Takeo Igarashi, a postdoc in the Graphics Group here working with John Hughes, hit the worldwide news today. The BBC News Online, no less (http://news.bbc.co.uk/hi/english/sci/tech/newsid_1606000/1606175.stm), picked up a system he's to present at the ACM UIST (User Interface Software and Technology) conference in Orlando next month. What's more, slashdot.org (http://slashdot.org/article.pl?sid=01/10/18/1245232&mode=thread), which calls itself ``News for Nerds'' and is read, John Bazik says, by ``millions of geeks like me,'' just grabbed the story and featured it; it's now exciting lots of commentary, both insighful and amusing, in slashdot's feedback section.
Takeo's innovative idea is to use simple human sounds, like grunts and sighs, for controlling computers. Conventional voice-recognition software is still not accurate or efficient enough for general use in an interface. Takeo's system works by measuring the pitch and duration of grunt-like sounds like "ah" and "umm." Thus, Takeo suggests, in scrolling through a document on the Internet you could say ``move down, ahhhh': the document would continue scrolling as long as the sound continued. You could increase the scrolling speed by raising the pitch of your voice, and stop scrolling altogether by stopping speaking. It's much easier to Undo a command with a quick "uh oh" than with a mouse!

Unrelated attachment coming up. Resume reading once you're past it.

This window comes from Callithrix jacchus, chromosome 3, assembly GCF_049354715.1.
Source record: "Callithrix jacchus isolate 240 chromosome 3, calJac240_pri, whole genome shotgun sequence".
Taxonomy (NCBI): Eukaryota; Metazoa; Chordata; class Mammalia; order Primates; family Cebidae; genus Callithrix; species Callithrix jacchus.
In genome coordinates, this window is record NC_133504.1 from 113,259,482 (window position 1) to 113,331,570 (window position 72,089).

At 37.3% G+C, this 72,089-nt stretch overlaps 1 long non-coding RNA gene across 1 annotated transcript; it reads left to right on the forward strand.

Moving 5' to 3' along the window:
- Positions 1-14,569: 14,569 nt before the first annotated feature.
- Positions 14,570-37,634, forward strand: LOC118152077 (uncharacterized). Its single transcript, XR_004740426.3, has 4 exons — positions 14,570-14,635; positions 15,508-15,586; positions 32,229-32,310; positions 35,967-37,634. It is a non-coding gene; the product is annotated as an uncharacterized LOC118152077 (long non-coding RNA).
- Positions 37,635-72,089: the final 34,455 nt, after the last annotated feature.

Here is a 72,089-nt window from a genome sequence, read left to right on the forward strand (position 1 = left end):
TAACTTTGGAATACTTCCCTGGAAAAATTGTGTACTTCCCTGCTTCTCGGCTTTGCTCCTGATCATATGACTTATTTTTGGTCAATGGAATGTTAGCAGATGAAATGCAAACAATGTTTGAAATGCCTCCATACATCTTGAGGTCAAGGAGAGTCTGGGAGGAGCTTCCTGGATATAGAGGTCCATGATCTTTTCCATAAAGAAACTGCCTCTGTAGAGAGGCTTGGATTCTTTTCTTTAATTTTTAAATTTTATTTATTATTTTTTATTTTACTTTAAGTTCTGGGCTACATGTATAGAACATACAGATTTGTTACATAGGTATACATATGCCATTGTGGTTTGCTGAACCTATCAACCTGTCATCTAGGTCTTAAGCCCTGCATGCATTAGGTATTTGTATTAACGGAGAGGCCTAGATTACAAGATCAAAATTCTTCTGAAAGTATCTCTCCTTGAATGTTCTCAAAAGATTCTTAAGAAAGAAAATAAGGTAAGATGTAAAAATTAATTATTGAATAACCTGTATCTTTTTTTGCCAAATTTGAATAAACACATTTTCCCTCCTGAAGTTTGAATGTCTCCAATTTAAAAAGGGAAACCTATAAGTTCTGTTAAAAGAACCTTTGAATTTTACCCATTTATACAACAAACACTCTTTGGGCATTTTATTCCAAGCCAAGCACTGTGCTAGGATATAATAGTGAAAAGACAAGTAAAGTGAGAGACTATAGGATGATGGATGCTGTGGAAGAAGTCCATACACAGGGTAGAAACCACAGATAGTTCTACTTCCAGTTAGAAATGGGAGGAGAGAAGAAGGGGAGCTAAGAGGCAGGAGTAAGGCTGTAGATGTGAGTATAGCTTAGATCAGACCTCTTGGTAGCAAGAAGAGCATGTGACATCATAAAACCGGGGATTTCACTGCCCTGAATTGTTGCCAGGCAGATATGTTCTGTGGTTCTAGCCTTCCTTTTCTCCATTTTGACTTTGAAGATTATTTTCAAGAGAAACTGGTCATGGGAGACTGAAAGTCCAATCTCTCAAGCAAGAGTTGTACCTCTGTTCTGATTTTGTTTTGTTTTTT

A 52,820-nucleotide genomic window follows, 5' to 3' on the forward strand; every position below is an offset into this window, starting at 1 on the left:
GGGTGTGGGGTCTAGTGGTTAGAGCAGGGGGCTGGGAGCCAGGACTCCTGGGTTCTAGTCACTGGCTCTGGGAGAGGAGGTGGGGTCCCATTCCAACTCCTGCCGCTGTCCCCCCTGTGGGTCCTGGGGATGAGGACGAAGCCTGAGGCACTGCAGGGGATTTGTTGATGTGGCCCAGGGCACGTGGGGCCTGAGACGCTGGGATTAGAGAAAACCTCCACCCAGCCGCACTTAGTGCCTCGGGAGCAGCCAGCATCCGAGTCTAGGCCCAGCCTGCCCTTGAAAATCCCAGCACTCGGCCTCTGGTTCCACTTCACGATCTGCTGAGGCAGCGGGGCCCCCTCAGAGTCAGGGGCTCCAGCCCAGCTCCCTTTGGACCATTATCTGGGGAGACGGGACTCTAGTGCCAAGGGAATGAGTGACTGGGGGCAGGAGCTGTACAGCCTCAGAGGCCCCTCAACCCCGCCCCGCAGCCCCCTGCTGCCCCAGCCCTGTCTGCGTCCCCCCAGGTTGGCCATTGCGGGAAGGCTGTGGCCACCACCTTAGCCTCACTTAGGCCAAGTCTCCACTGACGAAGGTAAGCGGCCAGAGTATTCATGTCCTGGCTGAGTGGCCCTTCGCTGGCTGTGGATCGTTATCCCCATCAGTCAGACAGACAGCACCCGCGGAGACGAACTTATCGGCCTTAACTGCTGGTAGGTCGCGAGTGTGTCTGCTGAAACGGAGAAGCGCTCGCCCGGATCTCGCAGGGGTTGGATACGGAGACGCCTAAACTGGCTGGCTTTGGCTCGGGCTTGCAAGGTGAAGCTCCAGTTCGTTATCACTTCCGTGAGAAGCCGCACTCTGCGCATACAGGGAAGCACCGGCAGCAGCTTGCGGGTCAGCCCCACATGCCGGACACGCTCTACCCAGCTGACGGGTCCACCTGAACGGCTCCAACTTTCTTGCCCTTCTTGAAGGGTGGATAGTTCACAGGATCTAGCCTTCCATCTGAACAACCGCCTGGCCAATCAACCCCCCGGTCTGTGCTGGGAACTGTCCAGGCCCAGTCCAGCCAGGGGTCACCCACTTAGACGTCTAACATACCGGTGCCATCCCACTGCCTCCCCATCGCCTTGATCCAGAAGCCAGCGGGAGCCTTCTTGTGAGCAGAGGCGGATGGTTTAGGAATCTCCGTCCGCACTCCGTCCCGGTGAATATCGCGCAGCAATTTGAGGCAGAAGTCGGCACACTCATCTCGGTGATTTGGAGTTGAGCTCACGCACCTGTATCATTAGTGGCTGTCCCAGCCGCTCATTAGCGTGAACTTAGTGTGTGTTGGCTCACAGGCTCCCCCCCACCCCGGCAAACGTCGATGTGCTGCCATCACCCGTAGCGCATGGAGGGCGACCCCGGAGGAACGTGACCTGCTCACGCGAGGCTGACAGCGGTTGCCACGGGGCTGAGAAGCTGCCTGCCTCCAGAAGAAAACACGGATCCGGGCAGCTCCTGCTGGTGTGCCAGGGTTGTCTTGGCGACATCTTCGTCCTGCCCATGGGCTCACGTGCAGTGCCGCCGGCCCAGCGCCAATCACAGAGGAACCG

Takeo says of his system, ``I personally do not think this is useful in office environments---it's really annoying for officemates! I basically designed it for isolated situations such as controling a computer while driving a car, or rock climbing. I also think the technique is ideal for entertainment applications. I implemented a simple video game using the technique, and children love it.''
You can find his conference paper and a demo video on his home page: http://www.mtl.t.u-tokyo.ac.jp/~takeo/research/voice/voice.htm